The Countryside About Us May 1999

posted 30 Apr 2019, 10:06 by Earl Soham Parish Council
At last the “Merry month of May” has come around again. For many it is the favourite month of the year. There is already much to see in the countryside about us. The fresh mantle of a well established spring cloaks our surroundings. Is it your habit to lie in bed until the absolute needs of your day demand you emerge? If so, may I recommend that just once you rise with the sun. Stand facing East and experience the freshness of a May morning. Accompanied by the overture of bird song as the “sun curtain” rises, your feelings of well being will be measurably increased!

Usually at the end of this month, all roads lead to Bucklesham for the wonderful annual Suffolk Show. However, the calendar dictates that this year it falls on June 2nd and 3rd. For countrymen and townsfolk who wish they were, it is an occasion much anticipated. Even when the weather creates an unexpected flurry in the sale of umbrellas and plastic macs, it detracts little from the spectacle. From many far flung country parishes and not least our own, come exhibitors of all varieties. We from this parish are well represented by our farmers, equine exhibitors, dog breeders, the WI and many others. What reflected pride we feel when we see a massive Charollais sporting a winning rosette, led by a familiar figure, or an exquisite flower arrangement labelled with a name we all know. Mix all this with some fine main ring displays, and the pleasure of unexpectedly meeting old friends and it will all add up to a perfect day.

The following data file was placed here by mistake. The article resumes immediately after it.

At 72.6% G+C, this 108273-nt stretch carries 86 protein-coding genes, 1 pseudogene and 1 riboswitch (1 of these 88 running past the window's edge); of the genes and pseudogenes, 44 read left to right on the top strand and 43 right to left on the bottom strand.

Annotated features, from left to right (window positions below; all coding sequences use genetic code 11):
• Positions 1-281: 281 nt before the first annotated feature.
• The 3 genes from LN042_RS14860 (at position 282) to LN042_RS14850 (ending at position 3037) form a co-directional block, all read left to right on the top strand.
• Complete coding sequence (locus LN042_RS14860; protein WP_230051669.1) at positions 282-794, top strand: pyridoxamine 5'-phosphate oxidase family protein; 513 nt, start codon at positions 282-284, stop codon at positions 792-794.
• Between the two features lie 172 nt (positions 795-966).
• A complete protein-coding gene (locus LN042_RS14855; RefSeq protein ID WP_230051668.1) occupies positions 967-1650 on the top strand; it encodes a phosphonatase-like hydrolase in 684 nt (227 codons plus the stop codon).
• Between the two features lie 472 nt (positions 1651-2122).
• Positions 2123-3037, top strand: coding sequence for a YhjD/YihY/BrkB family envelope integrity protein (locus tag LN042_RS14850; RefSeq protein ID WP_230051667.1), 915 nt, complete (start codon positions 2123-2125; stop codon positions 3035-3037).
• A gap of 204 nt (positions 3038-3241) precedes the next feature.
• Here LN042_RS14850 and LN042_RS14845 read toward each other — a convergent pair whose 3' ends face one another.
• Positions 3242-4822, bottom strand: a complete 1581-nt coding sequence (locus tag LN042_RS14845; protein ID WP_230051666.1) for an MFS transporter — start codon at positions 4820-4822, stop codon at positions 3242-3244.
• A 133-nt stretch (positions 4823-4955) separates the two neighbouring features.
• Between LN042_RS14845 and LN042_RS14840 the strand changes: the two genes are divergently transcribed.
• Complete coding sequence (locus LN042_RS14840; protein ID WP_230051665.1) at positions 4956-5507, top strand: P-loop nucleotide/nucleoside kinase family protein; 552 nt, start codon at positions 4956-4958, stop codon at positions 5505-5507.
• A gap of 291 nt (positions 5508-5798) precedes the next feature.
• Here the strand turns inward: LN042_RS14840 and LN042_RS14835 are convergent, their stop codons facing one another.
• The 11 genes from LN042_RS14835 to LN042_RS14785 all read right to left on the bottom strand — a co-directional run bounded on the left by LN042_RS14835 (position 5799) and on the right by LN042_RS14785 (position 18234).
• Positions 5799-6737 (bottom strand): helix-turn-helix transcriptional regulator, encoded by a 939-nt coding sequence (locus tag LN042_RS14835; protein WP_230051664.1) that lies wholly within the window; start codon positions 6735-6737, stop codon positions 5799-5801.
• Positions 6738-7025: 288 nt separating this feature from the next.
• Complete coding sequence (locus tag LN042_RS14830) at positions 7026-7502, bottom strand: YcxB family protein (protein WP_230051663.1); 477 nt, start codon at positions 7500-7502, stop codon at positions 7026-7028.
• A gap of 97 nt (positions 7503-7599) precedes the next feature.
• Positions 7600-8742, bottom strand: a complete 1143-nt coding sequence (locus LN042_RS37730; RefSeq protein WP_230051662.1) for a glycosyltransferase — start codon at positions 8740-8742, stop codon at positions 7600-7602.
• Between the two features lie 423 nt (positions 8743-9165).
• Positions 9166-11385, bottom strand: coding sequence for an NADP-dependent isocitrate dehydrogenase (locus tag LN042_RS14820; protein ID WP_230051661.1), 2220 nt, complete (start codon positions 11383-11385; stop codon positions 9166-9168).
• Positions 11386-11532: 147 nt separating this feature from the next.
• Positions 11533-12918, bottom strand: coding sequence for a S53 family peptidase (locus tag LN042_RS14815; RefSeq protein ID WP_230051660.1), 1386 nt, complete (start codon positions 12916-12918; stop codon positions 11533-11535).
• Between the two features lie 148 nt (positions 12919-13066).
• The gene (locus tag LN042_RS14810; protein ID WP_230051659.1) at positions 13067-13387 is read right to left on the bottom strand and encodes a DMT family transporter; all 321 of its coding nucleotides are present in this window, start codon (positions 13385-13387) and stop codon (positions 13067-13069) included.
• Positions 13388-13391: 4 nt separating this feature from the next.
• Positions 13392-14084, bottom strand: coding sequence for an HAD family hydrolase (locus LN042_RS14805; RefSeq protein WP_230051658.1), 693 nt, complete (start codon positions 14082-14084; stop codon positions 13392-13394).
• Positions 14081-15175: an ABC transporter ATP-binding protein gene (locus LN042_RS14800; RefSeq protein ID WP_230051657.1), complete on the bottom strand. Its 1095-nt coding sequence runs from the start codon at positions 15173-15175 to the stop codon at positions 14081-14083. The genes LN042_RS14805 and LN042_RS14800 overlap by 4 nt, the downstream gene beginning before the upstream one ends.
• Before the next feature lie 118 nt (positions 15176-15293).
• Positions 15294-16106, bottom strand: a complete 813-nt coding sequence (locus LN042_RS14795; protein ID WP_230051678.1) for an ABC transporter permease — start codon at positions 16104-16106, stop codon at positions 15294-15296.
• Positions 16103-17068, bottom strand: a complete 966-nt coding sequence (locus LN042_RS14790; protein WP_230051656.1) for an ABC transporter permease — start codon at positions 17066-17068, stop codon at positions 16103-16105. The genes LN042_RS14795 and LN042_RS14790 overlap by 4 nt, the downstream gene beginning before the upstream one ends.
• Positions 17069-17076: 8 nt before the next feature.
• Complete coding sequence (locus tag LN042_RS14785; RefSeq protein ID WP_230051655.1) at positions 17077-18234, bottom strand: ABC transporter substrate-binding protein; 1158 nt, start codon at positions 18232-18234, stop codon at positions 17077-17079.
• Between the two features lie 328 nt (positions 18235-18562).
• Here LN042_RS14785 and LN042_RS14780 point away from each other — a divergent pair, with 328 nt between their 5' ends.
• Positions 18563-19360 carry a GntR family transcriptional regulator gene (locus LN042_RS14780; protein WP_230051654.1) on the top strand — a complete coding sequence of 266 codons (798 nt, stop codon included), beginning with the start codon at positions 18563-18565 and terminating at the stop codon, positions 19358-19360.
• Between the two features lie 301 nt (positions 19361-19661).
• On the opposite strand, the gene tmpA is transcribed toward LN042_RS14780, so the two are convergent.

Fishing and country walks have one thing in common. Sometimes, when fishing, nothing happens. You can be lulled into a soporific state of mind. A walk along a familiar route can be equally hypnotic. But like the float on the end of a fishing line that reacts to a nibble, so does the nose of your dog react instantly to different stimuli. Such was the case recently. I was plodding along a footpath by Earl Soham mere. My dog was ahead of me by a few yards, equally plodding along. Her attention was drawn to a rough piece of grass bordering the route. Normally a quick “sniff” is enough to dismiss the source as “ordinary” and continue the “plod”. Not this time. The reaction to the initial “sniff” was if she had been stung. She continued to”sniff” like a yoyo but quickly withdrew her nose each time. I cautiously peered into a clump of grass. To my surprise, as well, a large reptile rapidly uncoiled itself and slid away down the bank side. It was a grass snake fully 3’ long and that is not a fisherman’s story.

Roger Sykes





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